Phrygian --------------played from the third degree to the octave.

Lydian ---------------- played from the fourth degree to the octave.

Mixolydian ----------played from the fifth degree to the octave.

Aeolian (Minor) ----played from the sixth degree to the octave.

Locrian -----------------played from the seventh degree to the octave.

Scale Modes

Complimentary Scales

The Diatonic Major Scales with their complimentary Diatonic Minor Scales are; 

C major / A minor, (natural-no sharps or flats)

G major / E minor, (1 Sharp-F)

D major / B minor, (2 sharps-F + C)

A major / F# minor, (3 sharps-F + C + G)

E major / C# minor, (4 sharps-F+C+G+D)

B major / G# minor, (5 sharps-F+C+G+D+A)

F major /  D minor, (1 Flat-B)

Major Scales 1

Major Scales 2

    The two most commonly used variations on scale patterns are the “Pentatonic” scale and the “Blues” scale.

   The Pentatonic scale has five notes. Each note in the major pentatonic scale is a fifth relative to another note. For example, the C major pentatonic scale starts with C, then goes to G, then D, then A, then E. Rearranging the scale in order from C, we get: C, D, E, G, A.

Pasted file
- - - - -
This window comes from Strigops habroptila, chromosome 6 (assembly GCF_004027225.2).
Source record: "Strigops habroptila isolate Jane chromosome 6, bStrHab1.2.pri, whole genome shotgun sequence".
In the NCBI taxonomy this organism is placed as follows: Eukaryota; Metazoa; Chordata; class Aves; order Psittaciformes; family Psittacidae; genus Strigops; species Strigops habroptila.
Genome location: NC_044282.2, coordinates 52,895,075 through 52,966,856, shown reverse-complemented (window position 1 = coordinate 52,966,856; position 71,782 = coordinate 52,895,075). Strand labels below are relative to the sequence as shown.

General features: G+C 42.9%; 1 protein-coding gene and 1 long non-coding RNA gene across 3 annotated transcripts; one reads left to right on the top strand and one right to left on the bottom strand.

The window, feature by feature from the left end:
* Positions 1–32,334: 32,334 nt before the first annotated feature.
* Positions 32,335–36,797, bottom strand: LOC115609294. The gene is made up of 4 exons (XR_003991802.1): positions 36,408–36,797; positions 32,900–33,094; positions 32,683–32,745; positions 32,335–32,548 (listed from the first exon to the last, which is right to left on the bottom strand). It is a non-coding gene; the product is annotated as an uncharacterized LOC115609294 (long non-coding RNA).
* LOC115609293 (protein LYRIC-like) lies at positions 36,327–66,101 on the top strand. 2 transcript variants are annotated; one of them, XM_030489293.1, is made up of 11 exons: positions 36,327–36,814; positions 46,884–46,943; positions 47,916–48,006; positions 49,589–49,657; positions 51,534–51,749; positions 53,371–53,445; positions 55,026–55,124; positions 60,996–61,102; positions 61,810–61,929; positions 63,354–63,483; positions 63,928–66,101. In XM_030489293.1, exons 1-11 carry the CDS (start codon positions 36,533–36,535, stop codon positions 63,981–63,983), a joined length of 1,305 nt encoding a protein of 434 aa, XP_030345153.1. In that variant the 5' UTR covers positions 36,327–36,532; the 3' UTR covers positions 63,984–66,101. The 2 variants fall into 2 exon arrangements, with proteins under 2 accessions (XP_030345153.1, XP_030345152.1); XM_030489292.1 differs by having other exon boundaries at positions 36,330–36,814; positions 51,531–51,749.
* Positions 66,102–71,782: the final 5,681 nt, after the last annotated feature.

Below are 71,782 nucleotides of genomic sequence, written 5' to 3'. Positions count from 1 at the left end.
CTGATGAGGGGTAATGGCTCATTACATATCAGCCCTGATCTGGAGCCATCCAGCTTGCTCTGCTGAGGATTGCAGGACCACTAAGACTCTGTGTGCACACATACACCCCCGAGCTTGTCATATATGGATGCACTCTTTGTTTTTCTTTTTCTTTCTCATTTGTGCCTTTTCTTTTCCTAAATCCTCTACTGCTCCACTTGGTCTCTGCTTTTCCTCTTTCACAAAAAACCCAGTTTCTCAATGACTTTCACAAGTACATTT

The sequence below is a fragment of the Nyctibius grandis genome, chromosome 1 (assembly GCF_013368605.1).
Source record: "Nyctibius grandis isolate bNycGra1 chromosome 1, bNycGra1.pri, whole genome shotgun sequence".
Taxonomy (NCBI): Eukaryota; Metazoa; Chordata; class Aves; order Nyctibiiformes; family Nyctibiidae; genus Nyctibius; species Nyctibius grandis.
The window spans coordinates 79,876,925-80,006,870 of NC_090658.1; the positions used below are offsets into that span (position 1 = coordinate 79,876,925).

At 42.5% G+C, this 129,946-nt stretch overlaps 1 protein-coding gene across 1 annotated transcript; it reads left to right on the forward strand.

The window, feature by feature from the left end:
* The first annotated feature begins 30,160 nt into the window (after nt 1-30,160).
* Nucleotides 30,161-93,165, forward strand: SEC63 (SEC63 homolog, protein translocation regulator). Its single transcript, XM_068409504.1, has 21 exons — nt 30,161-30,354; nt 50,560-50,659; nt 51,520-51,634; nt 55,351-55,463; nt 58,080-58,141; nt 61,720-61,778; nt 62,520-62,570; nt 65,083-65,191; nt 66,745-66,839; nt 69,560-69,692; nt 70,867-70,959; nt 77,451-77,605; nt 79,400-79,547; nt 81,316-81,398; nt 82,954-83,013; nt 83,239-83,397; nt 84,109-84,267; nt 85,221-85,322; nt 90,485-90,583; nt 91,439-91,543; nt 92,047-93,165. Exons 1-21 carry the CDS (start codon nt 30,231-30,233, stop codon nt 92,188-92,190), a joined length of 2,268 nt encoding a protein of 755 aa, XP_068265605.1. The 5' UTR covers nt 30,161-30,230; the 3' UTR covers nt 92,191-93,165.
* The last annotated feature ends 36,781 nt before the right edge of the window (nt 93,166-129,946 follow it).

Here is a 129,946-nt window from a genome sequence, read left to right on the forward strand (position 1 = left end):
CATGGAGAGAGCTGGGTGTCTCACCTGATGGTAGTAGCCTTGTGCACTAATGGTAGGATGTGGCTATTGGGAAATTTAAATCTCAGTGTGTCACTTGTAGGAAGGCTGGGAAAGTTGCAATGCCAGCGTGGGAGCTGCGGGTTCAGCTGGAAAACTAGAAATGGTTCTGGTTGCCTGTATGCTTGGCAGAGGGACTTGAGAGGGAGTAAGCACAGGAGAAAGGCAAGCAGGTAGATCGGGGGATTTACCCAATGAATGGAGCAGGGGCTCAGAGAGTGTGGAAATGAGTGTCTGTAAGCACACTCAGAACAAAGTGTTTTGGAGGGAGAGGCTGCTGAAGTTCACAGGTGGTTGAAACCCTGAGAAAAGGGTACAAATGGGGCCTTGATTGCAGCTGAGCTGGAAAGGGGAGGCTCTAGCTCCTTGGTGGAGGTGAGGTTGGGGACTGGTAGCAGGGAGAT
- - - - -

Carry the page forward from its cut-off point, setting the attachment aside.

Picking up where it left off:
The Major Pentatonic is the same as the major scale with the 4th and 7th notes removed, while the minor pentatonic has the 2nd and 6th notes removed, the minor pentatonic is relative to the major pentatonic. It is used frequently in Country, Rock and Blues.

   The most common Blues Scale has six notes, and may be considered a minor pentatonic scale with the diminished 5th added as a blue note. In a major blues tune, the minor 3rd is also considered a blue note. The C blues scales is C, Eb, F, Gb, G, Bb. Sometimes the raised 7th degree (B) is added to this scale but is most often only used as a passing note, much like the diminished 5th. It is used frequently in Blues and Jazz.

Pentatonic and Blues Scales

Next - Circle of Fifths

The Music Staff | Rests | Dotted Notes | Tied Notes | Timing | Time Signatures | Music Notation | Chromatic Scale | Major Diatonic Scale
Minor Diatonic Scale | Scale Modes | Complimentary Scales | Pentatonic Scale | Blues Scale | Chord Theory | Circle of Fifths
Alternate Guitar Tuning | Finger Picking | More Fingers | Intonation